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Songs of Sorrow

I've noticed a song that reminds me of my grandmother. I cry whenever I hear it.

When my brother died this happened with Neal Young's "Harvest Moon" - he'd get to the part about how "I want to see you dance again..." and I'd remember the drum circles I attended with my brother and how much he loved to dance - and how much I loved to dance and then I cry at the thought that neither of us would ever see the other one dance again "under the harvest moon". Since my brother was seven years older than me, as a child these drum circles under the full moon were some of the few memories I had of him. I knew he liked Neal Young's song and had requested it play at his funeral. It did and now that song always makes me cry and remember my brother dancing happily.

The song I found for my grandmother is Sinead O'Connor's "Three Babies". As far as I know grandmother was never drawn to music. This may be because by the time I knew her she was hard of hearing. The only time I ever recall her purposely playing the stuff was when PBS had some sort of big band special going on. However, Sinead's song reminds me of gram because it is really beautiful and grandma always loved beauty but mostly because the song is about a fierce mother who will do anything to protect her babes - even though they remind her of the husband she divorced. In the song she comes to terms with the fact that her ex will always be with her through her babies but it doesn't have to drive her mad or prevent her from being herself.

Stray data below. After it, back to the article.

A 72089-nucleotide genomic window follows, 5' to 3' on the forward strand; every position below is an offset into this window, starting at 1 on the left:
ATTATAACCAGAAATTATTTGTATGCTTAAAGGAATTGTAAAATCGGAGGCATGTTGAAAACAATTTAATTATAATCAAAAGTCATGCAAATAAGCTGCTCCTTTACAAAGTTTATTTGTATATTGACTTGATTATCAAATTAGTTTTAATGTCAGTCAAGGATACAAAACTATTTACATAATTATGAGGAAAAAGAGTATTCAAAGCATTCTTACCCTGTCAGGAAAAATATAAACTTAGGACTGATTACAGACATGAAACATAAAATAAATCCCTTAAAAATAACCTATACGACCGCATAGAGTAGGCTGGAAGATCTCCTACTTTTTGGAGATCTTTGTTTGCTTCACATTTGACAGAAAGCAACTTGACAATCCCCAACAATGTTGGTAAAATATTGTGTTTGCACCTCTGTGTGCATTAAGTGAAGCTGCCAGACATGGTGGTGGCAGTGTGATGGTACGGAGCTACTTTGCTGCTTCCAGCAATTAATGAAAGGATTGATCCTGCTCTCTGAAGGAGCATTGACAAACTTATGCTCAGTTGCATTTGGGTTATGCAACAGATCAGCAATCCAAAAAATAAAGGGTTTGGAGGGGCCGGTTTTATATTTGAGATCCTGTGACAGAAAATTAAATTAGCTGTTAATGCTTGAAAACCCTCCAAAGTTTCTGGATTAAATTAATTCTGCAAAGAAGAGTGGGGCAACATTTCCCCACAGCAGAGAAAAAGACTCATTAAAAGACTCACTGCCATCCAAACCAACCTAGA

This song brings to mind all the times she fought for us and what she believed. Grandma would do anything to protect us. She hired lawyers and doctors for my older brother, helped me through college, assisted one brother in purchasing land and another in paying off evil debt accumulated through a tough lesson. She insisted we speak proper English and were able to defend our beliefs. Each time we had to come to her for help (and we all had our moments) she made us spell out our entire situation, what we needed, what we had learned and how her helping us would improve our situation. She protected us as well as she could be equally insisted that we generate tools to be able to protect ourselves in the future. She knew she wouldn't be with us forever.

A divorced mother in the fifties and sixties, my grandmother had to be fierce. She was both mom and dad to my father and later happily included all of us grandchildren into her brood.

I recall her insisting that I should put aside ten percent of my paycheck into a savings account - before taxes. She happily subsidized my college education both with loans and free rent but always haggled to the last penny when it came to purchasing food. Granted - she never minded feeding me but wasn't about to pay much for my fancy organic stuff that she never ate. On the other hand while I lived with her she insisted on paying half my cell phone bill because she recognized it as a valuable service for her to be able to call me any time (and she called me quite a bit).

I miss her so much - just like with my brother I miss the conversations we'll never have and how she'll never surprise me again with her unusual behavior. I am just so fortunate to have a head full of memories.

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